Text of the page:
Microsoft is edging closer to sealing its $69 billion acquisition of video game maker Activision Blizzard, a transaction that has drawn global antitrust scrutiny and set a precedent for the tech industry’s mega-deals.
The Competition and Markets Authority (CMA) in Britain, the final authority to approve, has stated that both companies have taken substantial steps to address lingering antitrust concerns.
The CMA initially opposed the deal, fearing it would stifle competition.
However, it changed its stance after Microsoft pledged not to purchase a portion of Activision’s business related to cloud gaming, a nascent yet promising sector.
This acquisition, announced in January 2022, has faced intense scrutiny from antitrust authorities worldwide, serving as a litmus test for whether regulators would greenlight a major tech merger amid worries about the industry’s dominance.
The merger would reshape the video game market by combining Microsoft’s Xbox business with Activision, the publisher behind popular games like Call of Duty and World of Warcraft.
Despite stiff regulatory opposition on both sides of the Atlantic, Microsoft, with experience in navigating antitrust disputes dating back to the 1990s, managed to progress. In July, the company won a legal battle against the Federal Trade Commission’s attempt to block the deal.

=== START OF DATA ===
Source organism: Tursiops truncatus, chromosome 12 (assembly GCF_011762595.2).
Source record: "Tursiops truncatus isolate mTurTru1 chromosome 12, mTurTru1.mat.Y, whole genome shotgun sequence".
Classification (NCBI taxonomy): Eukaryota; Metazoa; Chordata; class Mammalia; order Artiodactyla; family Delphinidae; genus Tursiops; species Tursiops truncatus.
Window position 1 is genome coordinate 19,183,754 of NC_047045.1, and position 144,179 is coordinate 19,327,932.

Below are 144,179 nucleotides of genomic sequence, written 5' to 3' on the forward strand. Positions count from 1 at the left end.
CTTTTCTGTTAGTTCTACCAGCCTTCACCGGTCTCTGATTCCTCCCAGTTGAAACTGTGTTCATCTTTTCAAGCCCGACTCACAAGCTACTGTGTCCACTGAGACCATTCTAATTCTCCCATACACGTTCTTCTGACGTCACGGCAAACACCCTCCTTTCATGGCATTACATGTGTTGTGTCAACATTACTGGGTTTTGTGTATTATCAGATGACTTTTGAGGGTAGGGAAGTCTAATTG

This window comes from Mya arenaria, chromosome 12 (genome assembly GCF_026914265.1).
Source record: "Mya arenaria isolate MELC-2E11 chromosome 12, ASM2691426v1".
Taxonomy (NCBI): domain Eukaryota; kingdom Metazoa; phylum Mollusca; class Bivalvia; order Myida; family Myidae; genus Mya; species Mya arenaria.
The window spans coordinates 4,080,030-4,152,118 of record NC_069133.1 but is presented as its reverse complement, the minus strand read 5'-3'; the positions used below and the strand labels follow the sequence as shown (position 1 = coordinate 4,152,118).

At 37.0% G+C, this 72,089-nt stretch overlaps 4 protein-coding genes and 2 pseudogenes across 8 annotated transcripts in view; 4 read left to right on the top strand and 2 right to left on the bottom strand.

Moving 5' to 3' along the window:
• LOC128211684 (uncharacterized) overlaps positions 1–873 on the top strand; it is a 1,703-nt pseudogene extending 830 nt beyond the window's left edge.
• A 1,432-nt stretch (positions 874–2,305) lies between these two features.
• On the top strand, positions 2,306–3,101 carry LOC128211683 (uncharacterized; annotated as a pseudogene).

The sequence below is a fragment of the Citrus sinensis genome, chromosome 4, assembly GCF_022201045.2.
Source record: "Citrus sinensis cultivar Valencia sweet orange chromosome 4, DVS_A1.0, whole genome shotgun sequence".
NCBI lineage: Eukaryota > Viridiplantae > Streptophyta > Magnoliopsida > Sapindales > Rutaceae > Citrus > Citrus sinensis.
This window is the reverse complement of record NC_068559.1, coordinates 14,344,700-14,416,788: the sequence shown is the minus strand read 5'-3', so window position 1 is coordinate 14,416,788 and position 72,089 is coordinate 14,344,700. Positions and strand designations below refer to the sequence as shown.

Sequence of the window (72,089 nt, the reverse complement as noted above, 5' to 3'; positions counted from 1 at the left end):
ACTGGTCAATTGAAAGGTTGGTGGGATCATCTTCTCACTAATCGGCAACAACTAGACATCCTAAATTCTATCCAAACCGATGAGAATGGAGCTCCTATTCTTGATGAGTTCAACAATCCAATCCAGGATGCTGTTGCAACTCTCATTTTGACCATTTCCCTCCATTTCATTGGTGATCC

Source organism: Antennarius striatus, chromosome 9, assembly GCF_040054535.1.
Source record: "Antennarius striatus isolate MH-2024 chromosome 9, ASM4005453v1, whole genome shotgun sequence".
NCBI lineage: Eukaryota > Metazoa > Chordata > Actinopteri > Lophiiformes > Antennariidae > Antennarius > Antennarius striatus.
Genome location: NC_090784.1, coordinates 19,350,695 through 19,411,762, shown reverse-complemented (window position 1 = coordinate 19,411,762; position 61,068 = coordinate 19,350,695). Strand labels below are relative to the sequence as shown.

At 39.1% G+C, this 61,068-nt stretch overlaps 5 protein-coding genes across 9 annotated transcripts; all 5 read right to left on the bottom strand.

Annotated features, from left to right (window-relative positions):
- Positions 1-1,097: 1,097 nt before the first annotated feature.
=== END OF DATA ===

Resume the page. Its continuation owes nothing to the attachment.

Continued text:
The European Union, usually stringent with American tech firms, approved the deal in May.
Ioannis Kokkoris, a competition law and economics professor, noted Microsoft’s strategic approach throughout the process.
The CMA’s initial concern was that merging a top-selling console maker with a renowned game publisher could hinder the growth of cloud gaming technology.
While still a niche market, cloud gaming enables users to stream games on various devices, reducing the need for traditional consoles.
To address this, Microsoft agreed to transfer cloud streaming licensing rights for all existing and new Activision Blizzard games to Ubisoft Entertainment, a rival publisher, for 15 years.
This move prevents Microsoft from exclusively releasing Activision games on its streaming service.
The CMA now seeks public input until October 6 on the proposed remedies before making a final decision on the deal’s approval.
Microsoft’s president, Brad Smith, expressed encouragement regarding the CMA’s review process, while Activision Blizzard also welcomed the development. Both companies aim to close the deal by October 18.
The tech industry’s growing power continues to face government scrutiny. This month, the U.S. Justice Department and several states began a trial alleging Google’s abuse of power in the online search market. Meanwhile, EU regulators announced the reimposition of a $400 million fine on Intel for market power abuse in semiconductors.
Investigations into anticompetitive practices involving Apple, Google, Meta, and Microsoft are also ongoing in the EU.
This trend is evident with Cisco’s $28 billion acquisition of cybersecurity firm Splunk and Broadcom’s $61 billion deal to acquire software company VMware.